Date of Original Version
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Abstract or Description
We consider fc-median clustering in finite metric spaces and fc-means clustering in Euclidean spaces, in the setting where k is part of the input (not a constant). For the fc-means problem, Ostrovsky et al. show that if the optimal (k - 1)-means clustering of the input is more expensive than the optimal fc-means clustering by a factor of 1/∈2, then one can achieve a (1 + f(∈))-approximation to the fc-means optimal in time polynomial in n and k by using a variant of Lloyd's algorithm. In this work we substantially improve this approximation guarantee. We show that given only the condition that the (k - 1)-means optimal is more expensive than the fc-means optimal by a factor 1 + α for some constant α > 0, we can obtain a PTAS. In particular, under this assumption, for any ∈ > 0 we achieve a (1 + ∈)-approximation to the fc-means optimal in time polynomial in n and k, and exponential in 1/e and 1/α. We thus decouple the strength of the assumption from the quality of the approximation ratio. We also give a PTAS for the fc-median problem in finite metrics under the analogous assumption as well. For fc-means, we in addition give a randomized algorithm with improved running time of no(1) (k log n)poly(1/∈,1/α) Our technique also obtains a PTAS under the assumption of Balcan et al. that all (1 + α) approximations are δ-close to a desired target clustering, in the case that all target clusters have size greater than δn and α > 0 is constant. Note that the motivation of Balcan et al. is that for many clustering problems, the objective function is only a proxy for the true goal of getting close to the target. From this perspective, our improvement is that for fc-means in Euclidean spaces we reduce the distance of the clustering found to the target from O(δ) to δ when all target clusters are large, and for fc-median we improve- - the "largeness" condition needed in to get exactly δ-close from O(δn) to δn. Our results are based on a new notion of clustering stability.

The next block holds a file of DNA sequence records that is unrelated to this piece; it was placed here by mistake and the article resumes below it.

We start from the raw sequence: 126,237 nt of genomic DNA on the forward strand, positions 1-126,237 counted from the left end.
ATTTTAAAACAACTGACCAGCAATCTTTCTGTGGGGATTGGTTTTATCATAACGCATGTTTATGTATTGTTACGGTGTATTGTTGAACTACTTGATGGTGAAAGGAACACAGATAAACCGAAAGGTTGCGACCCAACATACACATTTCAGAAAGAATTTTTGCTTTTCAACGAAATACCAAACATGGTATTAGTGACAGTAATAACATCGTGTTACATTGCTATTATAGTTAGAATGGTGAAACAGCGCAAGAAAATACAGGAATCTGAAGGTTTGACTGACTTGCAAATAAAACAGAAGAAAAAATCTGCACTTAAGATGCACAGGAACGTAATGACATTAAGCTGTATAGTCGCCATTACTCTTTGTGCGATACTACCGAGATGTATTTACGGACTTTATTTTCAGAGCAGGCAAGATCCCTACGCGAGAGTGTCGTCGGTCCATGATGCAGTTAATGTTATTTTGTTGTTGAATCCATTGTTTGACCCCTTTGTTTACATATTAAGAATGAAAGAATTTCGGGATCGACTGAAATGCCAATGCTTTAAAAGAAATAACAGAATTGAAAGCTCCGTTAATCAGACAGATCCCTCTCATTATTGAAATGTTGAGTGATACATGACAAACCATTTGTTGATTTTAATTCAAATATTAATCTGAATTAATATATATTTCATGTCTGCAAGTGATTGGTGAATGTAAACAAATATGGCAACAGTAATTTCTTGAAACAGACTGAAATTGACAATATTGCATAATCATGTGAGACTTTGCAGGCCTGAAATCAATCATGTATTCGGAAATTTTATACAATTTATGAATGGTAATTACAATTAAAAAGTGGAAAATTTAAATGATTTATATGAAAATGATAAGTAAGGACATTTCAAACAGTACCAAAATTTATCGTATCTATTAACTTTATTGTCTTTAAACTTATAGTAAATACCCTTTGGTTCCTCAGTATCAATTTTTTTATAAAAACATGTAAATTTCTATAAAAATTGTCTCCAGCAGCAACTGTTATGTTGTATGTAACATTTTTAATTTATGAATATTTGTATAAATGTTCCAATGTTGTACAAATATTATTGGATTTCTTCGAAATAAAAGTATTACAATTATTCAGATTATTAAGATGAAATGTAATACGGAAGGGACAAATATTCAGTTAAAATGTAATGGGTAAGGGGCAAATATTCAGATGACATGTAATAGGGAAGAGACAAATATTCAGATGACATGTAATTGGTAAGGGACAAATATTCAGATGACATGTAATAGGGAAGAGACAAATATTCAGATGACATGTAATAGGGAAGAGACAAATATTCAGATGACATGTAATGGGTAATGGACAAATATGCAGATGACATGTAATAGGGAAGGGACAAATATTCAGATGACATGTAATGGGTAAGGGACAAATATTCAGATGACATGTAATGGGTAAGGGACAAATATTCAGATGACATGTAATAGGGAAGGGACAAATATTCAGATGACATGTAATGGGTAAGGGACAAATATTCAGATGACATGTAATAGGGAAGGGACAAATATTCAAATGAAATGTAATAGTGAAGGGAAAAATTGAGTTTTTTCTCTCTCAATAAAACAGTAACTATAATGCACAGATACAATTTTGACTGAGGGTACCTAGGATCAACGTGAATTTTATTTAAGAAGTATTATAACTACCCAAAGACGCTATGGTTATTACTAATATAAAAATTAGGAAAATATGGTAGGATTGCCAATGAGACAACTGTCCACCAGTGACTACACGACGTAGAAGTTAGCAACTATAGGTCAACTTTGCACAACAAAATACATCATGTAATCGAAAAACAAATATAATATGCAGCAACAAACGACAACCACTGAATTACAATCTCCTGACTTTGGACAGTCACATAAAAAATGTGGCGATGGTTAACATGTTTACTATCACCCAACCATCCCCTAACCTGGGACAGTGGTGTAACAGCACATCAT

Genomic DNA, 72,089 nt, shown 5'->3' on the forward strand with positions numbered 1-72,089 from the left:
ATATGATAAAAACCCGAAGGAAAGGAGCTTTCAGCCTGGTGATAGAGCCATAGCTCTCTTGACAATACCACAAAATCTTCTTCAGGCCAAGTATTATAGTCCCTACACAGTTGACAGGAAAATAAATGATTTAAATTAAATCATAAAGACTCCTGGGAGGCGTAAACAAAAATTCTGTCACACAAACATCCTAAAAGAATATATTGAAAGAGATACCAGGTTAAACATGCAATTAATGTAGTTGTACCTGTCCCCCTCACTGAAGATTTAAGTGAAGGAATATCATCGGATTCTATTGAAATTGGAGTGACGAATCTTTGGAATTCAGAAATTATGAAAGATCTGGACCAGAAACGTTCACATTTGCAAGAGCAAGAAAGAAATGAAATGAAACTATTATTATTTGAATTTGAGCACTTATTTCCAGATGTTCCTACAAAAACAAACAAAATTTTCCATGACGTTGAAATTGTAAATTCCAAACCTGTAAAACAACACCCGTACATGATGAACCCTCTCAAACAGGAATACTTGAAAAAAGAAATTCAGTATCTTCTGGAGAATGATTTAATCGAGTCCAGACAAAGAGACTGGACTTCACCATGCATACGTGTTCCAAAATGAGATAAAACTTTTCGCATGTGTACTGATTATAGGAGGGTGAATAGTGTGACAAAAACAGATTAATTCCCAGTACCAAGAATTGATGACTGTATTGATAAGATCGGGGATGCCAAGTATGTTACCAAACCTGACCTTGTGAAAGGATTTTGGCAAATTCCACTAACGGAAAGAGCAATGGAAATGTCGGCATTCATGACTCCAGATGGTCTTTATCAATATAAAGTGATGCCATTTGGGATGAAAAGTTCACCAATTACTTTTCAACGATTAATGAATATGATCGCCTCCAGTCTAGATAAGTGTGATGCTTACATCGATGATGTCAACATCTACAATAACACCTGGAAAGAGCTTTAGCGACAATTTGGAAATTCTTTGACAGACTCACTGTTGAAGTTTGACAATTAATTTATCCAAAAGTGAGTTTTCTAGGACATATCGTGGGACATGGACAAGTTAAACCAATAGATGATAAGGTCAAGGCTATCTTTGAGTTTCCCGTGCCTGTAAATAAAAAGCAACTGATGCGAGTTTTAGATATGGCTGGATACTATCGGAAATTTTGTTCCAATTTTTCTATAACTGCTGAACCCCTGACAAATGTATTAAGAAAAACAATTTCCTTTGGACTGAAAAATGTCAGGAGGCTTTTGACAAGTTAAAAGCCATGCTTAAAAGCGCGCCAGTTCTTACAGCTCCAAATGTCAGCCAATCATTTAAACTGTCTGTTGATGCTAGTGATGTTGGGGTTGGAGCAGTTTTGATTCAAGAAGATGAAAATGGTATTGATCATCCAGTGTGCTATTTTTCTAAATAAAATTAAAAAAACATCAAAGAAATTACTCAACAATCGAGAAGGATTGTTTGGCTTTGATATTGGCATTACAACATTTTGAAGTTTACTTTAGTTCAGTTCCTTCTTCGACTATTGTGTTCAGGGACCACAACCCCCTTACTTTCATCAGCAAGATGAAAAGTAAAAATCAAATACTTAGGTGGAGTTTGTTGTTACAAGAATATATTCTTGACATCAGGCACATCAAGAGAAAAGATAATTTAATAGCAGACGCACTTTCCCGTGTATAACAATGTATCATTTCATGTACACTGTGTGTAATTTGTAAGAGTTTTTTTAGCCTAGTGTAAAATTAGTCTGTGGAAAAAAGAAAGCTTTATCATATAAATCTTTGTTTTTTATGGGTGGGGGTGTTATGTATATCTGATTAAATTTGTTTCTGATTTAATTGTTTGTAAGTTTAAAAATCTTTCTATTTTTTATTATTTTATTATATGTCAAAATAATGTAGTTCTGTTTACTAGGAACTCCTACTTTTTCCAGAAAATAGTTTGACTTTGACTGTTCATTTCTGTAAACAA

Proceedings of the IEEE Symposium on Foundations of Computer Science (FOCS), 2010, 309-3018.